Narita is famous outside and inside Japan because of its huge airport. However, the city itself is a good place to visit to. Every time I go to and from airport, I always wonder what is beyond the gates of Narita Station. To answer my curiosity, I was able to lure my husband to join me going there last Sunday.

From our place, we took Tozai Line from Nishi-Kasai to Nishi-Funabashi.  From there we changed train going to Toyo-Katsutadai. There are also some trains that go straight from Nishi-Kasai but we just hopped to the train that came first. From Toyo-Katsutadai, we took the Kesei Line going to Narita Station.

 

Narita Day Trip: On our Way to Edo Period

Once we got off the station gates, I was brought back somewhere in the past. The small shops around the station have their individual nostalgic flair. There were also some modern buildings which blended well with the old ones without disturbing the old-town ambiance. The Omotesando street, a narrow downhill street lined with shops and restaurants, is just a few minutes away from the station.

 

Old houses turned into restaurants and shops

 

Paintings on wood blocks are displayed in front of shops honoring popular Kabuki scenes

 

Restaurants with temple-like facades

 

A clock tower along Omotesando with the Zodiac Animals. Similar stone statues of these animals are scattered on both sides of the road

 

Feeling the Edo vibe at Omotesando

 

When we were there, they closed the street for cars. Hence, we were able to walk freely joining a bunch of locals and some tourists. It was admirable to see Edo-style shops and restaurants still in their pristine conditions.

 

Narita Temple
7-11 Edo style

 

Exploring Naritasan Temple

 

Down the road is the Naritasan Shinsiji Temple, now on its 1080th-year celebration. The temple is one of the best knowns in Kanto region dedicated to the fire god Acala (Unmovable Wisdom King). This temple covers a large complex of buildings and gardens.

 

Souvenir shops and Japanese street food stalls between the Somon (main gate) and Niomon Gates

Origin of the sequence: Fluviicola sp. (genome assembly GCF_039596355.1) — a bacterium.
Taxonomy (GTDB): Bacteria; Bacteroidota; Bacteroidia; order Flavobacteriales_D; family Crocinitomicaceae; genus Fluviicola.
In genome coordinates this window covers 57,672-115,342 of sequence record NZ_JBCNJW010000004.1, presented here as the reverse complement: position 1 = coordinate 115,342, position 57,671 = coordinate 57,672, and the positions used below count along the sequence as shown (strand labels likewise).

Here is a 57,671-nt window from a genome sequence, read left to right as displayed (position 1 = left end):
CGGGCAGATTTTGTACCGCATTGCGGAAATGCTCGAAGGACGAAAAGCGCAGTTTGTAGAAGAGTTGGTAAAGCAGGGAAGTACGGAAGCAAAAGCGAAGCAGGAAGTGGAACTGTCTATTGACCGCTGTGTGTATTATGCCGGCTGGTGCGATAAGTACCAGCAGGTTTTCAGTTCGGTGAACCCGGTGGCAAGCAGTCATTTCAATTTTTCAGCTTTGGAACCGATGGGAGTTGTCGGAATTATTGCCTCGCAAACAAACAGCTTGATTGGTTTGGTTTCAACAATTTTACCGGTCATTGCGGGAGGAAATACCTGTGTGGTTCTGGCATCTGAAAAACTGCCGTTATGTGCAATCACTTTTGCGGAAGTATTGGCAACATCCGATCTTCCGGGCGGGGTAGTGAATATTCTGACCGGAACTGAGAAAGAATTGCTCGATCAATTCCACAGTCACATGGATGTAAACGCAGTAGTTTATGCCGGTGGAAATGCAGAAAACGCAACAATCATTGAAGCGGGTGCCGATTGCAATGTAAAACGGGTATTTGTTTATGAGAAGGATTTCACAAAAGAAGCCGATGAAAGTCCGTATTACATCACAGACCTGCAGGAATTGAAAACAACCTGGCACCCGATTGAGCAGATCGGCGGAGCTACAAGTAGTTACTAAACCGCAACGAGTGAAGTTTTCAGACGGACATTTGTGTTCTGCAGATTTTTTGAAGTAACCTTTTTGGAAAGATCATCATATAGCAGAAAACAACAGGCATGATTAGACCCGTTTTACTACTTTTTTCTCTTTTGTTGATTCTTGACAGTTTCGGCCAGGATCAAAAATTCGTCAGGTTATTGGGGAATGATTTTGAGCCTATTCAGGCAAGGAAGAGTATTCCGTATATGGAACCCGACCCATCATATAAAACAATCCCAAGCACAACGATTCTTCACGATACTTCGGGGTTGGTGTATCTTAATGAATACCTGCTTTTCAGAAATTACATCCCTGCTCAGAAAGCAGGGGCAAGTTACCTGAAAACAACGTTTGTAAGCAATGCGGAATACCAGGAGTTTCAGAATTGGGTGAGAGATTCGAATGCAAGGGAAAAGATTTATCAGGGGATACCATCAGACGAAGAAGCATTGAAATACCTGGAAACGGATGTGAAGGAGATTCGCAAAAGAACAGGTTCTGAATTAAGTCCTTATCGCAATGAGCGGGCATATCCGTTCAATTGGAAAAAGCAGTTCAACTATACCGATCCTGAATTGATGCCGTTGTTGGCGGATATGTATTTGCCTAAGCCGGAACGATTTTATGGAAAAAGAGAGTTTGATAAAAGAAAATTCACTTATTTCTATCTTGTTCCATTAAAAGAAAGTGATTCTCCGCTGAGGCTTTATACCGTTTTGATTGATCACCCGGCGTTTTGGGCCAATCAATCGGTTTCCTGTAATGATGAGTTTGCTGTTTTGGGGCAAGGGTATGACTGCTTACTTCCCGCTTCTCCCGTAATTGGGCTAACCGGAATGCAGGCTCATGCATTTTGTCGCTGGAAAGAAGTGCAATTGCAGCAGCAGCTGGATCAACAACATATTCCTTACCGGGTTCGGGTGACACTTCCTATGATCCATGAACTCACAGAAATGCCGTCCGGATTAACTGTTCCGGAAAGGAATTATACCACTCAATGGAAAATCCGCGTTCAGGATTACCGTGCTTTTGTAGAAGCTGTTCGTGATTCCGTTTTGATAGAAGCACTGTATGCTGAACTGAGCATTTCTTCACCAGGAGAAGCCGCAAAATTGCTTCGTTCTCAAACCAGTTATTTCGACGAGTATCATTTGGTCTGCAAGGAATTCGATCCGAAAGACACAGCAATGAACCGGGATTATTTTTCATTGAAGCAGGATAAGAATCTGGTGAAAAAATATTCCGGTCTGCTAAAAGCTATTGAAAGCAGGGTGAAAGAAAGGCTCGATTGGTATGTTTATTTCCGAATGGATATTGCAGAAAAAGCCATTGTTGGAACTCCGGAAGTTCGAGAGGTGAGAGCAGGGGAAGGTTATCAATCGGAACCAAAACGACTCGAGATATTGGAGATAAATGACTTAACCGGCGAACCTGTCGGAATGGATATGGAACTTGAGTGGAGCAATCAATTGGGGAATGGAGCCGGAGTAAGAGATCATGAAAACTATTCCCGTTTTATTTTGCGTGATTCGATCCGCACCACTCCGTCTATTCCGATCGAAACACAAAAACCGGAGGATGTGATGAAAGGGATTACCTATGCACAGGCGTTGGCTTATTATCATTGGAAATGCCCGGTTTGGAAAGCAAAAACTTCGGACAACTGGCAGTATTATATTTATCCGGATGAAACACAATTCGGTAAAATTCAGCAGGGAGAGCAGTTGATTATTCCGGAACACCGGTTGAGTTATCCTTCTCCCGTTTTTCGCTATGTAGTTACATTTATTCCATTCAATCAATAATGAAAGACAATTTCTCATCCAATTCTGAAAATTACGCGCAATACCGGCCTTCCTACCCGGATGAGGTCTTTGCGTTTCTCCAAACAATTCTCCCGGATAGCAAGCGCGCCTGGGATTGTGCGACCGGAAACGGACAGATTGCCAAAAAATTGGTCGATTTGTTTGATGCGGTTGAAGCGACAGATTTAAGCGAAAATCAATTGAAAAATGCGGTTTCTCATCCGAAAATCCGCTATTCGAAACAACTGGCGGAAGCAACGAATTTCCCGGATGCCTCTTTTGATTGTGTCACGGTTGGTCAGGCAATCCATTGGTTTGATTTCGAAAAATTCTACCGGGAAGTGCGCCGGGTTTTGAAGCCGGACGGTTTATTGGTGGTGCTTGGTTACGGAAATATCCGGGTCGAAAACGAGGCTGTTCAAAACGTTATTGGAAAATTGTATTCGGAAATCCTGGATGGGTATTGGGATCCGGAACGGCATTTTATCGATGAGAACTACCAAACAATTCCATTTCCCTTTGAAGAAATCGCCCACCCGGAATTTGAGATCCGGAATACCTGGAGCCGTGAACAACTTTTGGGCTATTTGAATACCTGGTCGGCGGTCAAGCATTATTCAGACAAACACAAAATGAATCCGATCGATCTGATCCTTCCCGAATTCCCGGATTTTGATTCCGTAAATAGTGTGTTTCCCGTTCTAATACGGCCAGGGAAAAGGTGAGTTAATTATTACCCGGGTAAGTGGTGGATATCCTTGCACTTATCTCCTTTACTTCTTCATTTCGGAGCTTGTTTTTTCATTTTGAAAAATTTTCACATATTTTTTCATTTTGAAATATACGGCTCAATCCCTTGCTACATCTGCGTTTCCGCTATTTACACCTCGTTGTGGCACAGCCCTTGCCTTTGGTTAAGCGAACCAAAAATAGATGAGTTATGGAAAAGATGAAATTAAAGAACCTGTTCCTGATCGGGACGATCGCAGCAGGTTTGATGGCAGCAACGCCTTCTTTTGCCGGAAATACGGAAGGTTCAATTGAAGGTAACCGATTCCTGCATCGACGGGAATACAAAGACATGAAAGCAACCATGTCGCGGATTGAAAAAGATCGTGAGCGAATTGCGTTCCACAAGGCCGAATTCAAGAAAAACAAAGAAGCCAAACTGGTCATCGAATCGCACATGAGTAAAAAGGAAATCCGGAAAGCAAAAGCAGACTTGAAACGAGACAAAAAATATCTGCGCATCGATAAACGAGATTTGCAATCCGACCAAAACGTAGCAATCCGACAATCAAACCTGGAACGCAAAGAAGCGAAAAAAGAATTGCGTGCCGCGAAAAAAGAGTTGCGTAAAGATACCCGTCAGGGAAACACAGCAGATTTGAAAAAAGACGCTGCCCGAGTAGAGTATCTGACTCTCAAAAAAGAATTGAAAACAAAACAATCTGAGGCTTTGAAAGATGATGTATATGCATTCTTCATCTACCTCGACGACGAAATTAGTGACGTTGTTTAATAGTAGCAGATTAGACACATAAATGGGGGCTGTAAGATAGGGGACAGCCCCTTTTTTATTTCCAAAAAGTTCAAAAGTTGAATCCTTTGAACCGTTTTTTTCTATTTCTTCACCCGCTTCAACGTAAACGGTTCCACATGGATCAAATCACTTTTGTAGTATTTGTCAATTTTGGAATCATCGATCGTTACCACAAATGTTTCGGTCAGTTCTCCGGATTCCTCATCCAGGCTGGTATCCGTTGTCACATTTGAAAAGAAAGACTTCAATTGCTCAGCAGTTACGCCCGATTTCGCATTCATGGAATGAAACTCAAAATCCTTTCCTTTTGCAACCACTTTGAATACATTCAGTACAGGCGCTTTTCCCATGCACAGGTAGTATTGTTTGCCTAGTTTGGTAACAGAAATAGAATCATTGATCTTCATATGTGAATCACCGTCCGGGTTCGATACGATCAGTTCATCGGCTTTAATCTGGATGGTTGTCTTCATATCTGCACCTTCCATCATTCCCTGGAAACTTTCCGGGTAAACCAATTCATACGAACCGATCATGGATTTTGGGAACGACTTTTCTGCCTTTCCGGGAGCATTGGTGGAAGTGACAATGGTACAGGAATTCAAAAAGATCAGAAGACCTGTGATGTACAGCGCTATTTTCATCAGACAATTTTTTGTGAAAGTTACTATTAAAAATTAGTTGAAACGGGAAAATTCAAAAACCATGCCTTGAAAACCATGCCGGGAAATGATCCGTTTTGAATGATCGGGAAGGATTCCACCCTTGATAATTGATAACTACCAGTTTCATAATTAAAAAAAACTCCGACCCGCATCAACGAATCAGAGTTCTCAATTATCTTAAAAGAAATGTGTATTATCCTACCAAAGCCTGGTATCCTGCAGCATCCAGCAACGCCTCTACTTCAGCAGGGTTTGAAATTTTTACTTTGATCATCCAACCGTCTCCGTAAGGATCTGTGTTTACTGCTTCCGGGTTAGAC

The Main Hall of Naritasan Shinsoji Temple

 

The Three-Storey Pagoda in front of Naritasan Main Hall

 

Artistic rock landscapes placed in different areas of the temple

 

Azalea bushes in bloom overlooking the temple grounds

 

The Gakudo Hall which houses several votive picture tables dedicated by celebrities of Edo Period

 

On our way to the Great Peace Pagoda from Komyodo Hall

 

 

Beautifully-designed stained glass roof of the Great Peace Pagoda

 

The Great Peace Pagoda

 

Western-style garden in front of the Great Peace Pagoda

 

Loving the greenery and serenity of Naritasan Park

 

A small falls at Naritasan Park

 

A taste of Narita

 

Along the Omotesando are a variety of restaurants offering traditional Japanese food, steak bars, Italian pizza, burgers, etc. But what most people clamour for, especially the locals, are the Unagi (eel) restaurants. These restaurants prepare the eel fresh. Some even placed their cooks in front of their restaurants so people can see how they prepare the fresh eels.

 

Unagi made fresh in front of the restaurants

 

On our way back to the station, we tried an Unagi lunch set in one of the restaurants - two slices of grilled unagi with sweet soy-based sauce, clear soup, daikon pickles, and a bit of wild vegetable side dish. Unfortunately I was so excited to taste it that I forgot to take a photo. After our hearty meal, we also had a brief stop for some fresh soft ice cream right beside the bronze statue lady.

 

The bronze statue of Takajo Mitsuhashi, a popular haiku poet born in Narita.

 

Enjoying soft ice cream from the shop next to the bronze statue

 

It was a short yet sweet trip for us. And definitely something I would want to visit again. Maybe on my next visit, I will have the chance to look around the flea market in front of the temple and the bamboo vases from the craft shops.

 

Bamboo crafts at Narita's Omotesando